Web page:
Linux objtool Improvements Help Reduce RAM Usage & Build Time During Large Kernel Builds

Written by Michael Larabel in Linux Kernel on 9 February 2023 at 04:30 PM EST. 19 Comments
Upstream kernel developers have begun hitting RAM capacity issues when carrying out large Linux kernel builds with the likes of "allyesconfig" for enabling all possible modules/options. While 32GB of system RAM has been common for developer desktops in recent years, large Linux kernel builds and taking advantage of multiple compile jobs have begun to cross that threshold and leading to out-of-memory behavior. Fortunately, a set of patches to the kernel's objtool is taming the memory use to rein in kernel builds for such scenarios.

Prolific kernel developer Peter Zijlstra with Intel recently took to optimizing the memory use of objtool after "Boris [Petkov] complained he could no longer build allyesconfig on his 32G desktop machine without having [out of memory] terminate either objtool or chrome."

Linux objtool RAM optimization

Zijlstra sent out a new patch series to rein in its memory use. These patches were able to shrink the memory use during a "allyesconfig" kernel build by about 6G, thereby allowing the large kernel build to succeed again comfortably on systems with ~32GB of RAM.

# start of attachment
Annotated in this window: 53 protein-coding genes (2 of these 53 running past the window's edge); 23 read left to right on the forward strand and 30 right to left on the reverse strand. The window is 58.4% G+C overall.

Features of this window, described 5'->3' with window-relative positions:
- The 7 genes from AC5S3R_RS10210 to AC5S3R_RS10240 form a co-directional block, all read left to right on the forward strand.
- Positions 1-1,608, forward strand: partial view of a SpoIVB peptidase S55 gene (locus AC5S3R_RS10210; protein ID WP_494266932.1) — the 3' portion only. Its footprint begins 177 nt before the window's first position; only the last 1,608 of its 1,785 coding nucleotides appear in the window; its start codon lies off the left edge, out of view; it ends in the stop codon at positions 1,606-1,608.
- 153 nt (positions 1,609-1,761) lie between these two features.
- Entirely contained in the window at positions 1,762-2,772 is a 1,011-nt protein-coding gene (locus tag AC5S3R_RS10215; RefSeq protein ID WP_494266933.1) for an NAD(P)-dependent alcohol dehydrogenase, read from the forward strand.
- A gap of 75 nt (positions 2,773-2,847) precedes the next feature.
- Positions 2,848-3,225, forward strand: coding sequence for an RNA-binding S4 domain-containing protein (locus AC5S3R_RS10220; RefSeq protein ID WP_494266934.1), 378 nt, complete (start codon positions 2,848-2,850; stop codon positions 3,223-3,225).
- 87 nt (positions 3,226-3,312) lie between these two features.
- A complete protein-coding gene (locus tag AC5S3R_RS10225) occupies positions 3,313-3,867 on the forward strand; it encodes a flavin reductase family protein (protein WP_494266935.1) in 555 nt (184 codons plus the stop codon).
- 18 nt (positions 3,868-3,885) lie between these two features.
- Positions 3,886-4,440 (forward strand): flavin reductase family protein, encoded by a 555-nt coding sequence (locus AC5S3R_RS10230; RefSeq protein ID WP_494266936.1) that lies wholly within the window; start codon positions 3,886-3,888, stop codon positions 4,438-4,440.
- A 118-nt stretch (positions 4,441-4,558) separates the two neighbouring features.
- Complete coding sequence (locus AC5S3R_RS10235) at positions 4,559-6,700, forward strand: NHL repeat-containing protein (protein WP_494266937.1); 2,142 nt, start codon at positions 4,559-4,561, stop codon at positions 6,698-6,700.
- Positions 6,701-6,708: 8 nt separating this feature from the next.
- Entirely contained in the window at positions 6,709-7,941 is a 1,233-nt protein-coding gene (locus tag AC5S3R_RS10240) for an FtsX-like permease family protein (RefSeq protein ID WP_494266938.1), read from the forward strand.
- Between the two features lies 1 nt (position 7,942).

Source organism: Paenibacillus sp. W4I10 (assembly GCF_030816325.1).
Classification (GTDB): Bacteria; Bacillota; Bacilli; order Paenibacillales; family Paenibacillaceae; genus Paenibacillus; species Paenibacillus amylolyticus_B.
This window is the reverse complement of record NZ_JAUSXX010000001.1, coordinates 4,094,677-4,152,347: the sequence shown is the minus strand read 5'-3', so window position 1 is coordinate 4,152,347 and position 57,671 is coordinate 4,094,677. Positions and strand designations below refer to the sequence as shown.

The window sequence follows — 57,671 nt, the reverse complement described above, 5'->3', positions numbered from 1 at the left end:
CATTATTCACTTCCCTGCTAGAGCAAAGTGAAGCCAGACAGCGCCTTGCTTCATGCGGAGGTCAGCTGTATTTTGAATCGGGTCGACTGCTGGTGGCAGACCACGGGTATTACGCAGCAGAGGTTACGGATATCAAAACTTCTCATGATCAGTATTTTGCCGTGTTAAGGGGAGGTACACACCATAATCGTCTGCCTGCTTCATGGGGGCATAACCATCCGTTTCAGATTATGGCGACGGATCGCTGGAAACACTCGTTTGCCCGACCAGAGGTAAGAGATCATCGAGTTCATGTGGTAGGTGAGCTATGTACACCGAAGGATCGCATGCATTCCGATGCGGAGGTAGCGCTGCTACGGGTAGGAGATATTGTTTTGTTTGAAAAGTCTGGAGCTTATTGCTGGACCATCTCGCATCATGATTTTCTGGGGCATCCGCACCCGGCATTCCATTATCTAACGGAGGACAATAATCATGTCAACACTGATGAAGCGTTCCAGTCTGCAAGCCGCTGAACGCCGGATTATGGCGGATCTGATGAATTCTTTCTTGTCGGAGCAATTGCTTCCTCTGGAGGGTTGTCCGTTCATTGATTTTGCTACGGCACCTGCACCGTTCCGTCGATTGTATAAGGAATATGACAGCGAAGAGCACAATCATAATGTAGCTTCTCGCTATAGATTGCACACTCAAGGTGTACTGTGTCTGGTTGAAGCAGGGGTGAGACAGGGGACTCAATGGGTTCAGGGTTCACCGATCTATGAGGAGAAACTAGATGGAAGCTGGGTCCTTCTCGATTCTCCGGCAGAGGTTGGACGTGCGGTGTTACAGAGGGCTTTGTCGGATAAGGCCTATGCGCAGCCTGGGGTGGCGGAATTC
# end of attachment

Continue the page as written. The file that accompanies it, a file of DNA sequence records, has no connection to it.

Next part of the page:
It also turned out the Linux kernel Clang continuous integration (CI) also began recently hitting memory issues while these patches have also addressed those problems. In addition these objtool patches sped up the kernel build time by nearly one minute for the all "yes" configuration.

Hopefully these objtool patches will be ready for the upcoming Linux v6.3 merge window.
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Michael Larabel is the principal author of and founded the site in 2004 with a focus on enriching the Linux hardware experience. Michael has written more than 20,000 articles covering the state of Linux hardware support, Linux performance, graphics drivers, and other topics. Michael is also the lead developer of the Phoronix Test Suite, Phoromatic, and automated benchmarking software. He can be followed via Twitter, LinkedIn, or contacted via

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